“They also need to see their GPs – their practices are open and are safe to attend."

    Royal Cornwall Hospitals Trust sign
  14. Man faces drugs and firearms charges after Devon arrest

    Andrew Segal

    BBC News

    A man has been charged with drugs and firearms offences after being arrested in Devon, police say.

    The 34-year-old, from London, was arrested in Exeter on Wednesday following an investigation by the Organised Crime Partnership (OCP) – a joint National Crime Agency and Metropolitan Police unit.

    Police said officers seized cocaine from his car and a search of his home in London turned up a pistol and ammunition.

    He has been charged with possession with intent to supply class A drugs and possession of a firearm, and was remanded in custody after appearing in magistrates' court. He is due to appear at Exeter Crown Court on 25 June.

  15. Hospice charity opening drive-through donation station

    Andrew Segal

    BBC South West

    Cornwall Hospice Care is opening its first drive-through donation station in St Austell on 1 June.

    The charity said it hoped it would encourage more people to donate second-hand clothes without putting themselves at risk during the coronavirus outbreak.

    It was also due to set up mobile donation points "in various towns across Cornwall" from Monday 8 June.

    Charity shops have been closed since the start of lockdown on 23 March.

    On Wednesday it was reported that many charities feel they may be deluged with donations when their shops started to reopen from 15 June, in line with government guidance.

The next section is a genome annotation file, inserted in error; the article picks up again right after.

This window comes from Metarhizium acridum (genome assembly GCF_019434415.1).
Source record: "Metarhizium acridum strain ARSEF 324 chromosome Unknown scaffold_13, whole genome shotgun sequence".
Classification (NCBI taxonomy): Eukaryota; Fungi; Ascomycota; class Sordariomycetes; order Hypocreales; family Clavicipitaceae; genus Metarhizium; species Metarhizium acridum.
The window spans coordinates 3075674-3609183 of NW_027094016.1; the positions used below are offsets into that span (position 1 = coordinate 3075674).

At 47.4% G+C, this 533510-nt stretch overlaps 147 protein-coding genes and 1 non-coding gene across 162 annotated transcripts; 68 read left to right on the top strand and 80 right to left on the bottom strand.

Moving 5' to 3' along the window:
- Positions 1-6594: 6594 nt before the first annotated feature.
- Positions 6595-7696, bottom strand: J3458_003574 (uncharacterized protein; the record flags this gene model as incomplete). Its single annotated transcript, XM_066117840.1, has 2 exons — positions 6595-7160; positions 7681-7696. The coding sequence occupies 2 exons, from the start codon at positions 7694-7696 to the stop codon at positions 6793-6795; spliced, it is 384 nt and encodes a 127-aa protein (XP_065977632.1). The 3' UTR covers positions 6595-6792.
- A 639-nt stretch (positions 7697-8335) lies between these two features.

The Charity Retail Association said shops were expecting to be "full to bursting" after many people in lockdown took the opportunity to clean out their homes.

    It urged people to "be thoughtful about the sorts of things you're donating".

  16. Dominic Cummings 'has to bear ramifications of decision'

    Martyn Oates

    BBC South West Political Editor

    A Cornwall MP says he sympathises with the situation that Dominic Cummings found himself in that led him to drive 260-miles for childcare reasons, but added that the ramifications "of that decision are also his to bear”.

    In a statement, North Cornwall Conservative Scott Mann said he could "relate to the anger" that many of his constituents had expressed to him over the last few days.

    He added that he "wholeheartedly appreciates the strength of feeling that has been shared with me by my constituents and will make sure these feelings are known with those at the top of government".

    View more on twitter
  17. Beach-goers urged to take care in continuing hot weather

    BBC Radio Cornwall

    Beach-goers in Cornwall are being urged to take extra care over the coming days as hot weather continues.

    There has been a string of incidents on the coast recently, two of which were fatal - and only seven of Cornish beaches are to due to have RNLI lifeguard cover from this weekend.

    Up to now lifeguards have not been operating because the charity had concerns over their exposure to covid-19 on the beaches and while performing rescues.